“I don’t use LED bulbs,” my friend was saying, “The light is terrible. Why would I spend time and money on paint and furnishings just to ruin everything with crappy light?” I was showing her my new living room, and was about to switch on the lights, some of which were LEDs.
I had to admit she had a point. While choosing paint colours, I had spent dozens of hours trying the different paint swatches under different kinds of light. Good painting and decorating guidebooks all suggest that you view swatches not only under daylight, but under the artificial light for the room as well. My problem was that I was trying to choose my light sources at the same time! I had rigged up clamp lamps with a fluorescent bulb, a “warm” LED, and a halogen bulb. As much as I wanted to be eco-friendly and like the LED, I consistently preferred the halogen. It just made everything look like an art gallery. I felt like absolute trash!
But what is it about different kinds of light that makes us like or dislike it? For design purposes, light can be evaluated in two different ways.
Colour Rendering Index (CRI)
As you know, the visible light spectrum contains red, orange, yellow, green, blue, indigo, and violet. Some artificial light sources illuminate objects better in some parts of the spectrum than others. The higher the light source’s CRI, the more of the spectrum it will illuminate. For example daylight, incandescent and halogen bulbs all illuminate the entire spectrum, and have a CRI of 100. Low-pressure sodium lights (found in many street lamps) illuminate with only yellow light. But just because a light has the maximum CRI of 100, that doesn’t mean you’ll have the true colours of what you’re looking at.
Colour temperature refers to its colour balance in terms of more blues and greens versus more reds and yellows. If you’ve ever taken pictures indoors and outside, you’ll know that some light sources are warm and others are cooler. Daylight has a bluer quality, and incandescent lights glow with a cozy yellow light. You need to change the colour balance on your camera to compensate. When we look at the objects in out homes under low-CRI light (like a fluorescent), we notice that they look flat and lifeless. A colour temperature that is too cool (like cool LEDs) may seem uninviting.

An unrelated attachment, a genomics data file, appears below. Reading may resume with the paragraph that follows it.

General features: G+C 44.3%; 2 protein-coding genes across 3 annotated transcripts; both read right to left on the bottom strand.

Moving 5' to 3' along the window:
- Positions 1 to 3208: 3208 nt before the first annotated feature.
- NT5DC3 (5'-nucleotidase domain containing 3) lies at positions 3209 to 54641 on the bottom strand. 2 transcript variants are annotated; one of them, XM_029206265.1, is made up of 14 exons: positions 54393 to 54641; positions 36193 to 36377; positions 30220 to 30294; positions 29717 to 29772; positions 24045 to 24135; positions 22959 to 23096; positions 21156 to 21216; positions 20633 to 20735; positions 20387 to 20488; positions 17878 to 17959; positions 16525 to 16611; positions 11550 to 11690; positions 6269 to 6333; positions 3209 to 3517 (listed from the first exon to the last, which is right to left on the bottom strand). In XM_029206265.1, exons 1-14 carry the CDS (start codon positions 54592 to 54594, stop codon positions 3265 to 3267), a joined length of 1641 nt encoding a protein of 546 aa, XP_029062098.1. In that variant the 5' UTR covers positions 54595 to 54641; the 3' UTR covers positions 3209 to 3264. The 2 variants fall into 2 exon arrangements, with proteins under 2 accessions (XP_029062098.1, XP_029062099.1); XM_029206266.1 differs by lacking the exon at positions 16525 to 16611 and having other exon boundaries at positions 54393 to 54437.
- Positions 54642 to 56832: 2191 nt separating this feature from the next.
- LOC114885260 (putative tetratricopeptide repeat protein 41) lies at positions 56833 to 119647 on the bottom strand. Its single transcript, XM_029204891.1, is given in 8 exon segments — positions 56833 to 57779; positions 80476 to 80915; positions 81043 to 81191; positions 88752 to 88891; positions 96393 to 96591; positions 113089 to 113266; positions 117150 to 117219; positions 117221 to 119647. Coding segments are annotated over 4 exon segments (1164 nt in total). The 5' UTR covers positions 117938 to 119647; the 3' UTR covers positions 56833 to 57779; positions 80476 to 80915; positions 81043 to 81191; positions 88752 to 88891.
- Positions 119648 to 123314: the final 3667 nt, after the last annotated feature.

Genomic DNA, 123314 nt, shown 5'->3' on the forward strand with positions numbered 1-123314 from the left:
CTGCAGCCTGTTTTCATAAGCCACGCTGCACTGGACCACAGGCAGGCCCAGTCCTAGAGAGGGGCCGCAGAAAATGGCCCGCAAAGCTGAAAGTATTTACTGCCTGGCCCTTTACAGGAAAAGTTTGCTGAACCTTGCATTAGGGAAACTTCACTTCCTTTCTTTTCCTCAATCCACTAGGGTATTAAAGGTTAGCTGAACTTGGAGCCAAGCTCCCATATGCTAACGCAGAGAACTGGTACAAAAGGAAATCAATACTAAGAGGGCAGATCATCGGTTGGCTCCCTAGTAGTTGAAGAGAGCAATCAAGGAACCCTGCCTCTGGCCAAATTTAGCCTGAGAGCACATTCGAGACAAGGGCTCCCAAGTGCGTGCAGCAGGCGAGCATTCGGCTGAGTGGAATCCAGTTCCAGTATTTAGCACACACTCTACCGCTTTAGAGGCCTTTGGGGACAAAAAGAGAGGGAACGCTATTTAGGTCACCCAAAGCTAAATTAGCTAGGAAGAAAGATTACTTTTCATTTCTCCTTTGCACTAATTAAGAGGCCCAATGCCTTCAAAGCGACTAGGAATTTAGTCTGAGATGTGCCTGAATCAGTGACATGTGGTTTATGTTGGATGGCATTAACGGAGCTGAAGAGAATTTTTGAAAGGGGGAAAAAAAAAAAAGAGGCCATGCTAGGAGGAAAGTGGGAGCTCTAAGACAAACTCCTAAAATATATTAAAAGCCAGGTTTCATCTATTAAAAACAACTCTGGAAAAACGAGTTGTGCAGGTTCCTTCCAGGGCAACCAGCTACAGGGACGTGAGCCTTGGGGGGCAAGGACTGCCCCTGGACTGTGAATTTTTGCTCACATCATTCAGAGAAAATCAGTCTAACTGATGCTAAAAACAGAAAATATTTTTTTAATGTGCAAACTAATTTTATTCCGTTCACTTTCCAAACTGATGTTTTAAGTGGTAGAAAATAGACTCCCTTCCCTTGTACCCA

In the drive to save energy, some of the newer lighting types save on power consumption but have sacrificed some parts of the spectrum (e.g. fluorescent lights) or don’t have the warm colour temperature people want in their homes at night (both fluorescents and LEDs have been guilty of this).
With new technologies come improvements, however, the LED bulbs that have been coming out in the past few years have shown incredible improvements. In the video below you can see Inhabitat’s Jill Fehrenbacher proves to several designers that some of the newer varieties can be very impressive.
The good news is that many LED and other lighting manufactures post the spectral response diagrams for their products on their websites. If you know what effect you’re looking for, you can check them out before spending any money (as we all know, LEDs are not cheap).
How did I solve my dilemma? In the end, I decided on a compromise: halogens in the pot lights (because they would be seen directly), and LEDs in the shaded fixtures that would give the light quality a boost of warmth. I felt that the halogens would be Ok because we have them on dimmers, and almost never use them at full strength, so they’re using less energy. Coincidentally, I had discovered the bulbs demonstrated in the video above, and I agree that they look much better than any of the other LEDs I have tried.
So what happened when I switched on the lights? My friend loved the light quality, and didn’t even notice that the lights in the fixtures were LEDs – I had to tell her they were there. Score one for eco-friendly design!
By Jennifer Priest
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